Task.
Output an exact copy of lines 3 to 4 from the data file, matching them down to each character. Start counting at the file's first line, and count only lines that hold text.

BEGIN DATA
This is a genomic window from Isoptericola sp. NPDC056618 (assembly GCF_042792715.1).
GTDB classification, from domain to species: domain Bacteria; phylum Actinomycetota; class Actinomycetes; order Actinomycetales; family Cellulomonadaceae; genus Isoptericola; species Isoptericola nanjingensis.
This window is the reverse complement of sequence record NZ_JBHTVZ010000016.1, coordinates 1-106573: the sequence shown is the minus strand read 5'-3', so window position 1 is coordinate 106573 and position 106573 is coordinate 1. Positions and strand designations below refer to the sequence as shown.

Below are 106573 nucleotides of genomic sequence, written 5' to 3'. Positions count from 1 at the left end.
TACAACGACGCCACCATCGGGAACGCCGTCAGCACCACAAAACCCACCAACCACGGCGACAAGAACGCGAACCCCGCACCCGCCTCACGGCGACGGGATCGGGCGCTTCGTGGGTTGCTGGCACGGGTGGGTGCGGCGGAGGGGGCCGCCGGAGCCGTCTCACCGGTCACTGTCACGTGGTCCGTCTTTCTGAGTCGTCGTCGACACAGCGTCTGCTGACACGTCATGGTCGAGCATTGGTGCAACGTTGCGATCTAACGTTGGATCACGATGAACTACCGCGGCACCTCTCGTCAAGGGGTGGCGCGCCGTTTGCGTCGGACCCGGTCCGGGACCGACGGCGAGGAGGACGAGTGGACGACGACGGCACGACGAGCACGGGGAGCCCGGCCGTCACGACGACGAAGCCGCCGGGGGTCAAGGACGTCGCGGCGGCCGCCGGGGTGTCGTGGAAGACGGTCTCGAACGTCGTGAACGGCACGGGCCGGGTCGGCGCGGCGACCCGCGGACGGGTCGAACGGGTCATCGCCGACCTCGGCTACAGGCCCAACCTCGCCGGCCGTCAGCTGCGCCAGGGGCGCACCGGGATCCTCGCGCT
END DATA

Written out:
This window is the reverse complement of sequence record NZ_JBHTVZ010000016.1, coordinates 1-106573: the sequence shown is the minus strand read 5'-3', so window position 1 is coordinate 106573 and position 106573 is coordinate 1. Positions and strand designations below refer to the sequence as shown.

Below are 106573 nucleotides of genomic sequence, written 5' to 3'. Positions count from 1 at the left end.